Plastics and Olympic Aerial Skiing: Guest Post by Fuzz Feddersen

Fuzz Feddersen

Who Needs Snow? Plastics Help Winter Athletes Practice Year-Round

Winter sports athletes have to train all year to be ready for winter. How do they do this without year-round snow?

Plastics of course!

Throughout the years, skiers have found inventive ways to practice their jumps year-round and have often turned to modern technology for help. Enter plastic-covered jumping hills that provide a realistic surface to help jumpers practice their flips, jumps and alley oops.

How does it work? Nordic jumping practice hills are covered with a foam plastic base and a top layer made of industrial-strength plastic strands (they look like fabric for a hula skirt). The sheets of plastic strands are layered up from the bottom of the hill, similar to roof shingles. They look sort of like Astroturf but mimic the properties of the real stuff—a simple spray of water makes the plastic feel like snow under the skis.
Freestyle aerial practice hills use similar technology, also relying on plastic surfacing to provide a snow-simulating launching surface. Aerial skiers shoot down a wooden ramp covered in Astroturf-like plastic and launch themselves fifty feet into the air. The skiers then land in pools of water with air bubbling up to soften the landings.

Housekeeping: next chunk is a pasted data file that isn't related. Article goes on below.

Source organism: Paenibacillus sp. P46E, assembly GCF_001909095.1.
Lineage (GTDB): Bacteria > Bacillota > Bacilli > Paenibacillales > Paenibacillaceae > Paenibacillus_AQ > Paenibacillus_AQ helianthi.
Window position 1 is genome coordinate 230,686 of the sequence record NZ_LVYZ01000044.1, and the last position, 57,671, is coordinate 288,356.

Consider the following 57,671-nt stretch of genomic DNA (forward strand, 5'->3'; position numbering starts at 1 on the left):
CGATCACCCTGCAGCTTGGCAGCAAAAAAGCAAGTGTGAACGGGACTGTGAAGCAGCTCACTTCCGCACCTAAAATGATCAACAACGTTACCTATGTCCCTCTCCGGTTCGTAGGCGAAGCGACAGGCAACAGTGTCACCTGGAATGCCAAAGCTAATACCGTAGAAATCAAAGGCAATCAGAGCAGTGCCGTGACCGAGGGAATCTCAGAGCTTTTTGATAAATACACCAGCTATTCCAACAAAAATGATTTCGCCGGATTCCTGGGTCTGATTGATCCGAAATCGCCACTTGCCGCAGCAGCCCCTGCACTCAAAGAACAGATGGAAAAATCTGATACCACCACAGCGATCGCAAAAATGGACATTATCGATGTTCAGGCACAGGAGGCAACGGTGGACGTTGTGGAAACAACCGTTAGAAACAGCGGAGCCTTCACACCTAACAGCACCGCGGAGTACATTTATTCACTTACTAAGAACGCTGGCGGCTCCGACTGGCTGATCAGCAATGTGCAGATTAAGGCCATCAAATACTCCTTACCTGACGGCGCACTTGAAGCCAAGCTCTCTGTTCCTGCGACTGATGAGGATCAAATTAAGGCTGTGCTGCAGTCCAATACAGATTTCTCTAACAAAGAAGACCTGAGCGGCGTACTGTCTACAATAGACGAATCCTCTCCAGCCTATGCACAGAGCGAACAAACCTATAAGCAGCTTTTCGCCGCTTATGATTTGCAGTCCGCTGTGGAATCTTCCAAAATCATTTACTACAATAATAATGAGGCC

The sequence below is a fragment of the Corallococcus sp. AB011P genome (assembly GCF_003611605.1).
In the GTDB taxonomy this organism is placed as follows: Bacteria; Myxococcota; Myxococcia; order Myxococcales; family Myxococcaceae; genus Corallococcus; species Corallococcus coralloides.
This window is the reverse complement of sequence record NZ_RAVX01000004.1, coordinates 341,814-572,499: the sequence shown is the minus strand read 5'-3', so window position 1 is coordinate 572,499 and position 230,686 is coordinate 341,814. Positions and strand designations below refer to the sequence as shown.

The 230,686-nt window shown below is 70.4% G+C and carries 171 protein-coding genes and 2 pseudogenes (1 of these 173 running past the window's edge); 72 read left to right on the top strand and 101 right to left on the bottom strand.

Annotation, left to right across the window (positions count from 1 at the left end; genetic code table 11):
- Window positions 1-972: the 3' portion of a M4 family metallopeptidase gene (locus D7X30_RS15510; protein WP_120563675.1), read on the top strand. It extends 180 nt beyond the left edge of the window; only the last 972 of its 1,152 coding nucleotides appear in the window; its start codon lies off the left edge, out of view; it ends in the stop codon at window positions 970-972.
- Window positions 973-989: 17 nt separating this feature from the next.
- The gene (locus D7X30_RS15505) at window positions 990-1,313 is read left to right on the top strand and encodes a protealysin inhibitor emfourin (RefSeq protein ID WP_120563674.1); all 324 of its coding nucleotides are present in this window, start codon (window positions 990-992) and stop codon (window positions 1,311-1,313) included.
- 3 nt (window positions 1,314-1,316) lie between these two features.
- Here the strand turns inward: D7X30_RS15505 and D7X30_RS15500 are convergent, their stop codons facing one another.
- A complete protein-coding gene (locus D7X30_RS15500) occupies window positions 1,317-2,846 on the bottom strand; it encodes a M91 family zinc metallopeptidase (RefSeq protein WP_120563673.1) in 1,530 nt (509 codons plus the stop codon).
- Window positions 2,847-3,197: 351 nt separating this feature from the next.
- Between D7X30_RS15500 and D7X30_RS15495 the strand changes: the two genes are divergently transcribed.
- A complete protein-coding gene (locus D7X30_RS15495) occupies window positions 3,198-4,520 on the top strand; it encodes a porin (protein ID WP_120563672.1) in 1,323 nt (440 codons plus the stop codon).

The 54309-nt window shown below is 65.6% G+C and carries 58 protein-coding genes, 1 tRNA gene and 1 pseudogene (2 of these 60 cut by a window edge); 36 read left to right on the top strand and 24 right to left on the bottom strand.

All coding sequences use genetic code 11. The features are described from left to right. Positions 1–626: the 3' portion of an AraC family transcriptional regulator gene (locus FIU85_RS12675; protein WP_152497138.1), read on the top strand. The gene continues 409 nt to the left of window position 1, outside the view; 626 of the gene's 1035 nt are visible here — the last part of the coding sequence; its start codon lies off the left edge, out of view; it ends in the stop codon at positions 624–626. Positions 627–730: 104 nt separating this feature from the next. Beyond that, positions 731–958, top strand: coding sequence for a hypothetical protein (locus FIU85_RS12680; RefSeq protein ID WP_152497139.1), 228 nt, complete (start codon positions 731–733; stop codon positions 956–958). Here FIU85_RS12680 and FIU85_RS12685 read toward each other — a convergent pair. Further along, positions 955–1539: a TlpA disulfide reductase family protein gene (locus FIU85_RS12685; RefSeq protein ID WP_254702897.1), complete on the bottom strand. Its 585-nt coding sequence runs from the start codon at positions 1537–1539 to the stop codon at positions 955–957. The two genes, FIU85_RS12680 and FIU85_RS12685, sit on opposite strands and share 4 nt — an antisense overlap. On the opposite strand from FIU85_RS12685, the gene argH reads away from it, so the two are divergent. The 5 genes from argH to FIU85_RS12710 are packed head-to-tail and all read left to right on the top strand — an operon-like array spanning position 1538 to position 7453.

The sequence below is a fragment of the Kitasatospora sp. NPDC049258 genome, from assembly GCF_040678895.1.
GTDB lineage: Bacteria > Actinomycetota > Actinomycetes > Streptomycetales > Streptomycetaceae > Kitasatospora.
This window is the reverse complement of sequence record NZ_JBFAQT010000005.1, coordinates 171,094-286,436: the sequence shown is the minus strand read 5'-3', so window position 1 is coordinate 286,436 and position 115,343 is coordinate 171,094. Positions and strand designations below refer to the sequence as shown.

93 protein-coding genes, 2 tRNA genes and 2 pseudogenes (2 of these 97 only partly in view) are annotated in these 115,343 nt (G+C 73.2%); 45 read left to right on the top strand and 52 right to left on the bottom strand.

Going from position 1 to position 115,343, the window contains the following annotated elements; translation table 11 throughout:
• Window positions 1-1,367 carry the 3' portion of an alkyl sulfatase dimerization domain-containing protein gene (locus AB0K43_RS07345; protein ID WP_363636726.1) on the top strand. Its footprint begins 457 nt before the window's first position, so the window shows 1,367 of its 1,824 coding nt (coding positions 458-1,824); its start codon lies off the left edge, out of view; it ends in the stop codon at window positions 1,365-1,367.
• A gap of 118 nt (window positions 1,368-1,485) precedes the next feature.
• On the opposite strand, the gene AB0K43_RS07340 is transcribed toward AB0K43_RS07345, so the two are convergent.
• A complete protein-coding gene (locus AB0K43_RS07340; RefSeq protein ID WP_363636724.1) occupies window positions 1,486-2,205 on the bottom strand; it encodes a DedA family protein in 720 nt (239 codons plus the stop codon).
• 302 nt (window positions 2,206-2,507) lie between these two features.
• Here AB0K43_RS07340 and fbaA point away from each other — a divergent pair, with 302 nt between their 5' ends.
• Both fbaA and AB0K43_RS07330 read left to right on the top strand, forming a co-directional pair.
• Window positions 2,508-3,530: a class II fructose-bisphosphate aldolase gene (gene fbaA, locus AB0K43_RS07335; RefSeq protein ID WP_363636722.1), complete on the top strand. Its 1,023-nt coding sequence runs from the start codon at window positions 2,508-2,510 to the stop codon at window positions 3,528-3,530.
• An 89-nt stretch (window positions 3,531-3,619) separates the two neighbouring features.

This training technology is just one of the ways that plastics help make aerial skiing possible. We wouldn’t be able to do what we do if it weren’t for the incredible advancements in performance and safety technologies that have been developed over the years—many of which rely heavily on plastic.

When you look at pretty much any winter sport—freestyle skiing, snowboarding, ice hockey, even bobsledding and the luge—plastics have played a huge role in aiding those athletes to perform faster and better. And plastics are critical to advances in sports safety. Think about it—helmets, goggles, body armor, protective gloves, knee braces, wrist guards, elbow and shin pads. Just imagine an aerial skier jumping with no helmet or goggles, or an ice hockey team playing without any padding or mouth guards! World class winter sports competitions like the X Games, Skiing World Cup and Olympics simply would not exist in their modern form without the help of plastics.

So whether you’ve been watching winter sports competitions from the warmth of your living room sofa, or if you are testing out your own skills on the slopes this winter, take a moment to think about just how different our favorite winter sports would be if it weren’t for innovations in plastics.